Updated 3/28/20 4:05pm: We're 10 days into this, learning more each day, struggling to find the sanitizing supplies required because if we run out of Isopropyl Alcohol or hand sanitizer, we're closed. We can improvise some things, like spraying alcohol on paper towels to wipe credit card machines instead of the individual wipes, but hand sanitizer and Isopropyl Alcohol are indispensable. We're doing triage on a ton of kids bikes, because getting out for a family bike ride seems to keep people sane. Who knew? Makes us feel good. And like everyone else, we're watching the news and wondering where we are on "the curve." And how long before this peaks, and when it starts going down and people feel safer.
Prior update from 3/23: We've survived almost a week of shelter-at-home so far. We've learned that people don't get the 6 foot social distance thing in a retail environment so we're blue-taping off-limits areas, especially in the repair diagnosis area. We've learned that we can't allow people to inflate their tires using our air pumps inside the store; they can still borrow an air pump but it has to be done outside (a couple times Saturday we had multiple people waiting for their turn at the pump, inside the store). We're working on workflow to minimize risk by doing something as simple as sanitizing credit card machines immediately PRIOR to each use, not after. Because you never know for sure if it was done previously.
We've also realized the inconvenient truth. That most every small local business that serves its local community is facing a really difficult choice. Close and lose money, or stay open and potentially lose even more money, as the reduced (or entirely missing) sales during the shelter-at-home don't meet staff wages, much less rent. Most of us will survive this initial 3 week, but if (if?) it's extended another 3 weeks? Or more? The things that make life convenient and even fun, those things that make local local, are all at risk. Small businesses don't get to suffer a $248 billion loss and somehow magically stay in business. We're not "too big to fail."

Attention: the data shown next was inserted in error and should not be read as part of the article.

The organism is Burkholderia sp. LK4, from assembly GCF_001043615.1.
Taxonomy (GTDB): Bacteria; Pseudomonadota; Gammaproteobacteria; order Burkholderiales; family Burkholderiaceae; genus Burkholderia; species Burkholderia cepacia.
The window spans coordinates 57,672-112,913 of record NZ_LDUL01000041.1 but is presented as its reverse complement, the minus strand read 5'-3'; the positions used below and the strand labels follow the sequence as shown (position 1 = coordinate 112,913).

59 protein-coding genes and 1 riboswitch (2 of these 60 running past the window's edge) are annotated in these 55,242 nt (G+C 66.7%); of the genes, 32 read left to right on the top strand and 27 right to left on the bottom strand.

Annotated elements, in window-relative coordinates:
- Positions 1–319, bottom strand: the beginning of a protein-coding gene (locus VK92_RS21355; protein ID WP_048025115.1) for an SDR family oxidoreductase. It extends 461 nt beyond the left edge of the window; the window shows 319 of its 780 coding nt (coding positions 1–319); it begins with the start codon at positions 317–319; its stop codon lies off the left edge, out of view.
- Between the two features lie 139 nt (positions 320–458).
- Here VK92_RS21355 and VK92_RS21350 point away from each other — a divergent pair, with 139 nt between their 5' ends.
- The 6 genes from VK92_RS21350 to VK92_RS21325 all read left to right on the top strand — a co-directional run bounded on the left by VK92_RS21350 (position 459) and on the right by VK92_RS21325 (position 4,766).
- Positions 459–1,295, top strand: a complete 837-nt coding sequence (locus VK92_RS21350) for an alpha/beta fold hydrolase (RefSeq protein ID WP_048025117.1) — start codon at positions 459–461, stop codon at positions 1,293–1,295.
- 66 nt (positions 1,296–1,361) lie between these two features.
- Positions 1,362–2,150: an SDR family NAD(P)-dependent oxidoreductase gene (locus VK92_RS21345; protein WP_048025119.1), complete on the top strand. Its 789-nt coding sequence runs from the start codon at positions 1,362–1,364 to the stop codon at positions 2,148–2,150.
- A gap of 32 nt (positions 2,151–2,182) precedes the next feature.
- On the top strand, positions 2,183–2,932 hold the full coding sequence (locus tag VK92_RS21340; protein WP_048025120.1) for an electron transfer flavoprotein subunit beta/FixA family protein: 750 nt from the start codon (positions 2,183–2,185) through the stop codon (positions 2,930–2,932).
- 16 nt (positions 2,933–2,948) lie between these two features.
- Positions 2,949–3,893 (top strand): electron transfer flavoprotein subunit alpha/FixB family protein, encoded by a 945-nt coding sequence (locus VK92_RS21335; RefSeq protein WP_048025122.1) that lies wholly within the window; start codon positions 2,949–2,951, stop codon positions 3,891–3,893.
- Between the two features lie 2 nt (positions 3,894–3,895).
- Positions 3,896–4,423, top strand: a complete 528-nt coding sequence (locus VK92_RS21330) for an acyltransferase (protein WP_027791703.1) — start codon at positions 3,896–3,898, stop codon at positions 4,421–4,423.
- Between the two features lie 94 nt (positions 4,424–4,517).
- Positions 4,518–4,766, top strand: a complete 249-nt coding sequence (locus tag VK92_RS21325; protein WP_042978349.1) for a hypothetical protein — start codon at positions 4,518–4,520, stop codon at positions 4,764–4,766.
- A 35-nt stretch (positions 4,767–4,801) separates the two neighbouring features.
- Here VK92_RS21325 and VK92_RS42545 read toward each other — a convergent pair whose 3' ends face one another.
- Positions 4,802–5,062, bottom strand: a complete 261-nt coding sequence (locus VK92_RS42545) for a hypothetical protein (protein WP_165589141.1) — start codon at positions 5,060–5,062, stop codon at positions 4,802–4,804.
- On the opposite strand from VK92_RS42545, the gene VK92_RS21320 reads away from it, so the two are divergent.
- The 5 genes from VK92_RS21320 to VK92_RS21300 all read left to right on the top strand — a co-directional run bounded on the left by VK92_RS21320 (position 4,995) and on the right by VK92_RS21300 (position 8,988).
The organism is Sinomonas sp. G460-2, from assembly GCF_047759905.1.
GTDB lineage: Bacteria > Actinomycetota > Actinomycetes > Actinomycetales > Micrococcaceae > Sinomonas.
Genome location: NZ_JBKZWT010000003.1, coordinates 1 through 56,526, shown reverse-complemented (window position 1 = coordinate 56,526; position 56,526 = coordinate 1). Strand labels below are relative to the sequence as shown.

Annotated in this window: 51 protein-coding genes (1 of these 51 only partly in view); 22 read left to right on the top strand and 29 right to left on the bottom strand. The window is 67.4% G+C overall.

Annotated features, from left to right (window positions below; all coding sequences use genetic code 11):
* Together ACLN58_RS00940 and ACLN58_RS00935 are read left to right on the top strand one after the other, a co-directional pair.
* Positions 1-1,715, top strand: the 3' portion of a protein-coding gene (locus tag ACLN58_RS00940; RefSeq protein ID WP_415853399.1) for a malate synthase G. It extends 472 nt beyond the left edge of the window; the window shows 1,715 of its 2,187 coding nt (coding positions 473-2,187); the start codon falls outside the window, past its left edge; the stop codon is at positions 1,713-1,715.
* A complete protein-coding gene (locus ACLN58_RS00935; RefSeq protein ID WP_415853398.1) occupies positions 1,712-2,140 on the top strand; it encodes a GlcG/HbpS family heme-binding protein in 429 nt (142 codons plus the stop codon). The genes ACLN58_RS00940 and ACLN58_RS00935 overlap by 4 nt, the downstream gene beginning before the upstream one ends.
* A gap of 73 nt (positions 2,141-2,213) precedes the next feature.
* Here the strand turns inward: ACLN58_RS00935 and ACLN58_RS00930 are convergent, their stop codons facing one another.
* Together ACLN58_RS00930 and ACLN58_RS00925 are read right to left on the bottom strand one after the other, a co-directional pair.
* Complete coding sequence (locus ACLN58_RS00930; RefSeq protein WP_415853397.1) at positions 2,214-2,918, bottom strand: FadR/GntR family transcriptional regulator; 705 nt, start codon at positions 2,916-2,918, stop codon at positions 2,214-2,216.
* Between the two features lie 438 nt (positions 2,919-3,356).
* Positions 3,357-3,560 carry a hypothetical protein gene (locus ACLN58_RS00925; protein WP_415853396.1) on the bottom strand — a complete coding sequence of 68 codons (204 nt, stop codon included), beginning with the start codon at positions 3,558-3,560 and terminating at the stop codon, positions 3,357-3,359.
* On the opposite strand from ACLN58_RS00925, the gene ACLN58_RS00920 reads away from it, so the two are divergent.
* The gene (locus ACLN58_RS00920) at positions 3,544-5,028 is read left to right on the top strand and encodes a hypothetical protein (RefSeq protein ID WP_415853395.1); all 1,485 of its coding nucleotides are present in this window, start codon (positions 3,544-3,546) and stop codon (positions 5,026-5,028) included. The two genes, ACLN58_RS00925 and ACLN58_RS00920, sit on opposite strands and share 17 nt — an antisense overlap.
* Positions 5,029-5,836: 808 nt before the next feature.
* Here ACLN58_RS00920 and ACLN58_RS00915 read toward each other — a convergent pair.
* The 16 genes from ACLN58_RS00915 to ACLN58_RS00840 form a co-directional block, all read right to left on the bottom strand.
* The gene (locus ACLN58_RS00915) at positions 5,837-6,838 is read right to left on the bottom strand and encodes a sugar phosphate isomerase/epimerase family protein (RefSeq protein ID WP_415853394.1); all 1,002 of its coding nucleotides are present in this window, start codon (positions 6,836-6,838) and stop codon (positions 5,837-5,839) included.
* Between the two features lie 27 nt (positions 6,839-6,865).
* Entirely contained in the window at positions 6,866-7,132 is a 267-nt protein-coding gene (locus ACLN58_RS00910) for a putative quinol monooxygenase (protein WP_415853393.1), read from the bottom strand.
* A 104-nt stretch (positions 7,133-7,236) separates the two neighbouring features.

If you see legislation in the news that is aimed at helping small, local businesses survive, please think about us and support it. In return, we'll support the communities that we've worked with for so many years now, feeling good about our decisions to stay locally-focused because... because that's what we believe in. We've invested in buildings and employees and projects where you live. If you don't live near us, let's say you live in Paducah Kentucky, there's a local shop that is better geared to taking care of you than anyone on-line can. Martha & Hutch are as passionate about their community as we are about ours. As are thousands of local bike shops across the country.
The rest of our previous piece here is pretty much old news by now. Bike shops are officially considered essential for their service to the bicycle as transportation, much of that due to the efforts of many local shops who have lobbied for better cycling infrastructure. Our hours are reduced; 11am-6pm weekdays, because there is no longer an "after work" crowd coming in. Saturdays still 10am-6pm and closed Sundays. Repair work is focusing on what can be done pretty quickly to keep you on the road. Staffing is reduced because we're in a "stay home if feeling not great" mode, knowing that a "cold" is still a thing but you can't be too careful. But we are here to keep you going. It's a relationship that's worked for 40 years. We're doing what we can for many more.
Thank you, Mike & Steve Jacoubowsky, Partners, Chain Reaction Bicycles